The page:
The effect of contraception on fertility is one specific mechanism by which contraceptive access can improve women’s economic outcomes. An early birth can disrupt secondary schooling or college attainment, reducing a woman’s future earning potential; each additional birth can have further financial effects especially in low-income households; and unexpected late births can impact a woman’s career trajectory during her prime earning years. Of course, the extent to which contraception access affects fertility also depends on access to abortion—lack of access to one will increase the fertility impact of access to the other. This suggests that impacts of contraceptive access today may be muted relative to the impacts measured in the 1960’s, when abortion was illegal and available services were often unsafe. This hypothesis is supported by new evidence that access to abortion had larger fertility impacts than access to contraception for teenagers in the 1970s (Myers 2017a).
But contraceptive access can affect economic outcomes even in the absence of fertility impacts. Prior to ever using contraception, the knowledge that she will have the future ability to control whether and when to have a child can shape a young woman’s aspirations and life plans. Such “expectation effects” can impact her investment in education and her career choice. For a woman who has completed her desired childbearing, the knowledge that she will not take another maternity leave, for example, can impact her engagement in the labor market, career choices, and advancement.
A subset of this literature goes beyond the economic effects for the women who gained access and examines contraception’s effects on the subsequent generation. Similarly, these effects operate through both actual lowered fertility and changes to women’s expectations. By reducing fertility rates there is a decrease in families falling below the poverty level because of a reduced number of children in a given household. Having fewer children also frees up time and financial resources to improve the status of existing children. The increased education and earnings that may arise through changes in fertility or expectations also increase financial resources. Finally, children of subsequent generations may benefit from smaller cohort sizes as a result of decreased fertility rates. The evidence linking cohort size and economic outcomes has conflicting findings, but some have argued that those from smaller cohorts have faster wage growth over their life course (Berger 1984). This report will describe the importance of, and challenges with, identifying causal effects of laws and programs related to contraceptive access and the resulting policy changes. It will present the strongest evidence available on the impacts of contraceptive access and then discuss implications for today.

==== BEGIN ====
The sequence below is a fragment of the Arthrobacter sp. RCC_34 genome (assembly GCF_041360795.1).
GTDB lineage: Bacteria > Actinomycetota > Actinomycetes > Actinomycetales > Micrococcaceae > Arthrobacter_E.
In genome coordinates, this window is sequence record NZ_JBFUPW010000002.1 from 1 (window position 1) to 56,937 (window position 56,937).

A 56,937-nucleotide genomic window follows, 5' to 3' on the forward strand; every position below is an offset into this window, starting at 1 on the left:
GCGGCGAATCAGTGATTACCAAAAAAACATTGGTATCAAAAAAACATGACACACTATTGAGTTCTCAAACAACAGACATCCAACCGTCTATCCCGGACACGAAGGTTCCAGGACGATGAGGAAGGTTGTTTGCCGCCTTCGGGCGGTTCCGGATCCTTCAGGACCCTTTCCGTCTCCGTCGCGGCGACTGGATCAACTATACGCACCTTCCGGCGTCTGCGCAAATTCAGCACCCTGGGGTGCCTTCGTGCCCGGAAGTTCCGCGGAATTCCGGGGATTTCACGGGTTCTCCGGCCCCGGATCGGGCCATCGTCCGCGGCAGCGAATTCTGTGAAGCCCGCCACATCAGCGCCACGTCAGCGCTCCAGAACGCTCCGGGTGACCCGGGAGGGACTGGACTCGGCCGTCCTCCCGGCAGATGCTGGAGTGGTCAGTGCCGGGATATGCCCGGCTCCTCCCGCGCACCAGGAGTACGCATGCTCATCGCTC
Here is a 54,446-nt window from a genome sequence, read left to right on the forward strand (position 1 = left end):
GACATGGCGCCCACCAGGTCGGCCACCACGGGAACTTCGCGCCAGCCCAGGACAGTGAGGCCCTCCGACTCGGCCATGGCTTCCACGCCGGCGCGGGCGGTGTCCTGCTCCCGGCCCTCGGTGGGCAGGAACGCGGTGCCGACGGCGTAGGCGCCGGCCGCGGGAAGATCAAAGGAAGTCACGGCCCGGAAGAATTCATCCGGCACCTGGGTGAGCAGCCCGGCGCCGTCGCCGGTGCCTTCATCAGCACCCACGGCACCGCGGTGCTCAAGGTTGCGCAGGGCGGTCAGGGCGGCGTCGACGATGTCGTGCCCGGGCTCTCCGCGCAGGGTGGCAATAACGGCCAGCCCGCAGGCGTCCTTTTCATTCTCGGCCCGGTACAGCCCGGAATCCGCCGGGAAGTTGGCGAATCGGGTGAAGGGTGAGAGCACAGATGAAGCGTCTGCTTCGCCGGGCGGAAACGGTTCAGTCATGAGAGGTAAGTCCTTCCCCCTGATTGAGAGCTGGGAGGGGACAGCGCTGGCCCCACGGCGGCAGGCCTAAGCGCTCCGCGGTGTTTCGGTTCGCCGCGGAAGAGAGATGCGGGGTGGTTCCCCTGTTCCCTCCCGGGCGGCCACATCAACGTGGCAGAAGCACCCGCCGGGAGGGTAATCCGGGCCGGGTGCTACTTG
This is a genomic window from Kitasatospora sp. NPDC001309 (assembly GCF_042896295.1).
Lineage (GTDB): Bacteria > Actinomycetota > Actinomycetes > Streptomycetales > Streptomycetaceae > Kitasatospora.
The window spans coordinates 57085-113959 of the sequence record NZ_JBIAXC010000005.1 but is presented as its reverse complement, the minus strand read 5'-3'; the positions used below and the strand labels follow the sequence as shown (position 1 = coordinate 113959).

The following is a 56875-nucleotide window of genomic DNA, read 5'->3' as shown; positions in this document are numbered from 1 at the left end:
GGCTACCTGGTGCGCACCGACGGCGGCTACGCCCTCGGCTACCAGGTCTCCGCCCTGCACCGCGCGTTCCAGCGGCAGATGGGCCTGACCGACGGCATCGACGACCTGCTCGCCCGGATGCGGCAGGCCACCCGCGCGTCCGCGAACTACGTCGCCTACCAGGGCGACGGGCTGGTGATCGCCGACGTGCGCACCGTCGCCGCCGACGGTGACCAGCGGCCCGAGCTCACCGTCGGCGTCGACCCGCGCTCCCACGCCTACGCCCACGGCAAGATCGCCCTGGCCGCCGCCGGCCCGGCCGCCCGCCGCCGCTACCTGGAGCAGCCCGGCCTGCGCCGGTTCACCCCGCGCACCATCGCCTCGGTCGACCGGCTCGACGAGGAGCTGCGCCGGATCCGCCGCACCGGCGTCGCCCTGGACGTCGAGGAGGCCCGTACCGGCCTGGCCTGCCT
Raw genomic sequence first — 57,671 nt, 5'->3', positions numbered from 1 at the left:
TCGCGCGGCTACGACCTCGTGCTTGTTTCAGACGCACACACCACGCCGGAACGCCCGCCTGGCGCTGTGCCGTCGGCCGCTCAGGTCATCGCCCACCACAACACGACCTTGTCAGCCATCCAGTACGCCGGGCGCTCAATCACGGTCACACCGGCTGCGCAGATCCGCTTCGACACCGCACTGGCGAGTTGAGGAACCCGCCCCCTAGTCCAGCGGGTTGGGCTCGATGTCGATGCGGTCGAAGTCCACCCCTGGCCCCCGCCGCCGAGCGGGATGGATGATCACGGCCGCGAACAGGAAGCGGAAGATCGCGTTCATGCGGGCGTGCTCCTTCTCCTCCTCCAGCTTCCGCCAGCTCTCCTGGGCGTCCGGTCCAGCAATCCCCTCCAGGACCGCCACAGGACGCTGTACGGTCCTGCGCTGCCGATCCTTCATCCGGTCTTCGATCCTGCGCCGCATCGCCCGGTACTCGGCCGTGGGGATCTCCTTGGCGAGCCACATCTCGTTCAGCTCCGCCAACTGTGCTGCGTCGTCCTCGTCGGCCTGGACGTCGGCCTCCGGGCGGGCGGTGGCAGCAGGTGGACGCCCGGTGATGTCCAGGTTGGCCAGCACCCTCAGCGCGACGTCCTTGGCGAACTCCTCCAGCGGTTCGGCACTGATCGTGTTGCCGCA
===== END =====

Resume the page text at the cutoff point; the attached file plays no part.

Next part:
Identifying Causal Effects
In order to assess the true economic impact of family planning policies, researchers must disentangle the causal effects from other socioeconomic factors that may be driving both contraceptive access or use and economic outcomes later in life. The sociodemographic characteristics of women are strong predictors of fertility-related behaviors and fertility outcomes, including sexual behavior, contraception access and use, pregnancy, motherhood, and birth timing. These same sociodemographic characteristics are also strong predictors of economic outcomes, such as education and earnings. For example, women from low-income families are more likely to experience unintended pregnancy, especially as teens. Women with low incomes, regardless of whether they become pregnant as teens or not, are also less likely to get a college degree and more likely to live in poverty as an adult. As such, the association of teen pregnancy with adult poverty will be much higher than the actual causal impact of teen pregnancy on poverty.
A first step toward addressing this challenge is to include controls for the relevant sociodemographic characteristics in any attempted estimation of impact. But which are the relevant variables? Poverty? Race? Parents’ education? What about number of siblings? Household curfew? In truth, one could never control for all possible factors that could affect both fertility and later economic outcomes. In an improved approach, researchers have compared sets of siblings or cousins, estimating within-family differences to control for all family background characteristics (both observed and unobserved). These studies find much lower associations of unintended pregnancy and economic outcomes than those that simply control for observable factors (Geronimus and Korenman 1992; Hoffman, Foster, and Furstenberg 1993; Geronimus, Korenman, and Hillemeier 1994; Turley 2003).
Yet, family characteristics are not the only drivers of these outcomes. Individual characteristics, such as personality, talents, aspirations, and non-cognitive “soft” skills can also play a role. In a representative sample of high school seniors from 1992, almost all young women who planned to delay motherhood until their late 20s or later also expected to obtain a college degree or a graduate/professional degree. Women who planned to have children while they were younger were less likely to aspire to a bachelor’s degree (Stange 2011).